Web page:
I will use this space to publish a variety of comments submitted to the FDA on its proposed rule docket "Preventive Controls for Fresh Produce; Request for Comments."
This was submitted May 25 by Brent Harrison about the place of watermelon in produce safety:
Brent Harrison: The watermelon industry is in the process of submitting comments to the FDA docket to help FDA obtain information about current practices and conditions for the production and packing of fresh produce (watermelon).
As an industry, we are concerned about food safety requirements and rules as they relate to our crop. While the industry agrees with GAP and GHP standards of food safety, and is one of the most proactive and progressive in its approach, we believe that our suggestions would improve the utility and clarity of produce standards, consistent with FDA?s intentions.
The Melon Category A High Risk Priority: The Melon category has a high risk designation, or category of priority, as identified by FDA for the category?s history of produce outbreaks. The Melon category (by FDA definition) includes Cantaloupe (also known as Muskmelons), Honeydew, Watermelon, and variety Melons (e.g., Canary, Crenshaw, and Galia).
In a letter dated January 22, 2010 from FDA to the National Watermelon Association, FDA stated, ?melons have been linked to 15.9% (13) of the eighty-two food-borne illness outbreaks associated with the consumption of fresh produce between 1996 and 2008 in which FDA was involved (i.e., outbreaks not associated with contamination at point-of-service).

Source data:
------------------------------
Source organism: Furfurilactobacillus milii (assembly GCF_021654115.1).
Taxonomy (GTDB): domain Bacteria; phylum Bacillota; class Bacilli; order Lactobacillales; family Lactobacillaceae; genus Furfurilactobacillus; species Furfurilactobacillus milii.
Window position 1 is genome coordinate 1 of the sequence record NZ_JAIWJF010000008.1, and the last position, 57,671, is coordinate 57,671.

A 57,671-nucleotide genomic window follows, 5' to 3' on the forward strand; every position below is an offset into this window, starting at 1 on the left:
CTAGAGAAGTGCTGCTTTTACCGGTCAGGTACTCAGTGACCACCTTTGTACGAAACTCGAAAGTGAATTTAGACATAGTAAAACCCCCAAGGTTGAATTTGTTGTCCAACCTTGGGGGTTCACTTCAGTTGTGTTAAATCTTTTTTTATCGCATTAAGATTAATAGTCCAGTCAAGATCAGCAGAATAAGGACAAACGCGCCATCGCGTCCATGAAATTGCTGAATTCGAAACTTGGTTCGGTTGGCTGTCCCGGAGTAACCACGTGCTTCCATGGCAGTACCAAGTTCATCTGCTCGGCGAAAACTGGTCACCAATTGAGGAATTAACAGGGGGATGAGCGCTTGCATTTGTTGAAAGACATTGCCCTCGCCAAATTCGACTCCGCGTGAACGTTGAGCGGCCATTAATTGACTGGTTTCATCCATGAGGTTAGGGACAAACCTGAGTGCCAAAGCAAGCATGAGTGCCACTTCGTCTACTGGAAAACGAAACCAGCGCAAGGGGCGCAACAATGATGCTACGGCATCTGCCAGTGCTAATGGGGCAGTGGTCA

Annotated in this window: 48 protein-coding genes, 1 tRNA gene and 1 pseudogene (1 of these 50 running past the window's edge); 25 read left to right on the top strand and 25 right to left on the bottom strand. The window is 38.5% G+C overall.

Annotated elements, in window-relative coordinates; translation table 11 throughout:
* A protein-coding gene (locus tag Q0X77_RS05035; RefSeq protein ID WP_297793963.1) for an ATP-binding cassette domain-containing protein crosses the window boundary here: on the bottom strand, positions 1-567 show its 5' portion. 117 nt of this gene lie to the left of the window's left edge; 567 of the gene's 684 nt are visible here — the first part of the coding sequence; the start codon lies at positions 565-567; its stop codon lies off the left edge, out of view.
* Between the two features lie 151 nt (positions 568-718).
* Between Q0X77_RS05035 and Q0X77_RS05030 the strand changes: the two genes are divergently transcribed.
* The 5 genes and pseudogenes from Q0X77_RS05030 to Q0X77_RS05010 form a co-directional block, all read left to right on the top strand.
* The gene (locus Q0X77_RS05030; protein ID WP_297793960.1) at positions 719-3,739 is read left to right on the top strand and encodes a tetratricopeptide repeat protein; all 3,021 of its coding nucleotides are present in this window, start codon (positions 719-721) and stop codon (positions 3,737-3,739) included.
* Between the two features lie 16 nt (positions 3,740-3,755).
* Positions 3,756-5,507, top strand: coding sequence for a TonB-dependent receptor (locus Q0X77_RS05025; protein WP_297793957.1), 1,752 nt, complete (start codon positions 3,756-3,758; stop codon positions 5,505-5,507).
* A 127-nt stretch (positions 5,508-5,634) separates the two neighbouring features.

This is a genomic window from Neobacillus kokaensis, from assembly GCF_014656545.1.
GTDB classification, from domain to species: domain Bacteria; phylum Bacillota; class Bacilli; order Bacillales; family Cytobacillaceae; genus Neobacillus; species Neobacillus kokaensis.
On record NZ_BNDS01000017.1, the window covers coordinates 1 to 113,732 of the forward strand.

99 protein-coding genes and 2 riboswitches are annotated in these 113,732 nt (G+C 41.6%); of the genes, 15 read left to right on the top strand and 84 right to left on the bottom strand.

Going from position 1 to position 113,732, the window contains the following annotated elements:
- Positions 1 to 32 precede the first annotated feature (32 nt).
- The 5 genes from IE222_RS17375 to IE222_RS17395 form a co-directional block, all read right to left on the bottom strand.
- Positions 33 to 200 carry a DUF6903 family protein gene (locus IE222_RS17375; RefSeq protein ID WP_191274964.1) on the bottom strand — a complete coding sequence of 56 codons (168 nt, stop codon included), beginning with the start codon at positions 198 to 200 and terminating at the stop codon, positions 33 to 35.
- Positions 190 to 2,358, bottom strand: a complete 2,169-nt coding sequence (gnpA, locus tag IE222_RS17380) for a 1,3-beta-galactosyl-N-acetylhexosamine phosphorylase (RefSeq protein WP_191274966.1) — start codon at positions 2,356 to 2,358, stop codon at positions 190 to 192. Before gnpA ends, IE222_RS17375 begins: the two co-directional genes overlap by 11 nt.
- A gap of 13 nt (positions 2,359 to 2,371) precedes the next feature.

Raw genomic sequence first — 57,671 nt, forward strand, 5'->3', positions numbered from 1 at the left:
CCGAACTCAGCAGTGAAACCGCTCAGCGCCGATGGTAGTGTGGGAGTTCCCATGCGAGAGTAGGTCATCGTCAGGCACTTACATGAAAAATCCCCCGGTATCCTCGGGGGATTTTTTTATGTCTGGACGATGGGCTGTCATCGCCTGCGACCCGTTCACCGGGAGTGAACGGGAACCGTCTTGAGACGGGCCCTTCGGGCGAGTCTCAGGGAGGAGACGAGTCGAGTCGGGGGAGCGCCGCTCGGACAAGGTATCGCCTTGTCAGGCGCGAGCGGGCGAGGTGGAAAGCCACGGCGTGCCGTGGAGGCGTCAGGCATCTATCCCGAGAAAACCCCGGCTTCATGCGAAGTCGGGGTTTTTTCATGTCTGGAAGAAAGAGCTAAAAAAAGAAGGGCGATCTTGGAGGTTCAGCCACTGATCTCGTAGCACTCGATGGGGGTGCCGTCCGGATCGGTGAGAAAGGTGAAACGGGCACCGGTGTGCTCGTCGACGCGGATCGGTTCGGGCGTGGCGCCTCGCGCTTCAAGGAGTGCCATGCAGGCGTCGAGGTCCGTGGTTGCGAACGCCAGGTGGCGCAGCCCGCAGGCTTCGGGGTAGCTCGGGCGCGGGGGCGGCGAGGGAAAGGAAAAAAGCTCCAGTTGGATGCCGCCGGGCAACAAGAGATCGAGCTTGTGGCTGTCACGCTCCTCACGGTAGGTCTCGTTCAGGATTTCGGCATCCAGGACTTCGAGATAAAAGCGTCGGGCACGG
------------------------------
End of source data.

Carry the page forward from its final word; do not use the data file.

Cantaloupe was involved in 10 of the 13 outbreaks associated with melon consumption. Of the remaining 3 outbreaks, 2 were linked to honeydew melon and a third to pre-cut melon, type not specified. FDA?s outbreak data for fresh produce during this time period does not reflect any illness outbreaks linked to pathogen contamination of watermelon during production, harvest or packinghouse handling?.
Industry customers (retailers and foodservice operators) require "additional" and "unnecessary" investments in food safety audits and procedures because of the High Risk designation, even though Watermelon has a clean record. The added costs are substantial; they are in addition to standard GAP and GHP investments; and these costs are fully borne by the watermelon industry with no pay-back from our customers.
The High Risk designation is not deserved and the resultant costs of wasted time, labor, and money are forcing some farmers to move to other crops. Even as a safe crop, we are considered by our customers to be "guilty by association" and are forced to pay an additional, unnecessary price.